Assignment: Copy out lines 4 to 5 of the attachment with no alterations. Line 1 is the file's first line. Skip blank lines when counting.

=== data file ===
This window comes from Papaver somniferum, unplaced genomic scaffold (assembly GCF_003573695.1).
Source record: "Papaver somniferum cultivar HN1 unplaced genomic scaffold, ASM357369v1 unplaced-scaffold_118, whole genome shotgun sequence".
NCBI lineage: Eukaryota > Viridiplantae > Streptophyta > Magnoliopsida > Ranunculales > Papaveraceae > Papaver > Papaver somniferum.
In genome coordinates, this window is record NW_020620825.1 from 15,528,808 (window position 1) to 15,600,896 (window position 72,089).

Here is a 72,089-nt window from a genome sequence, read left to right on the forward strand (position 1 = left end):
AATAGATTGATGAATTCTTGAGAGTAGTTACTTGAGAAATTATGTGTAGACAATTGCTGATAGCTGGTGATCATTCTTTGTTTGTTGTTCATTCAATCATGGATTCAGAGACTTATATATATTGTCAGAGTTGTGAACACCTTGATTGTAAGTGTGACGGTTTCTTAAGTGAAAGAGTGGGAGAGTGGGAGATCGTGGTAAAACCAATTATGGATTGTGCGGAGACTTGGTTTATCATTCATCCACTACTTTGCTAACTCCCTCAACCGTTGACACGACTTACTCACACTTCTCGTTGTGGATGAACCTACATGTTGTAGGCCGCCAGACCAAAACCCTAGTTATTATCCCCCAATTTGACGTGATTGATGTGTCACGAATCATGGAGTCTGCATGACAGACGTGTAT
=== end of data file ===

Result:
In genome coordinates, this window is record NW_020620825.1 from 15,528,808 (window position 1) to 15,600,896 (window position 72,089).

Here is a 72,089-nt window from a genome sequence, read left to right on the forward strand (position 1 = left end):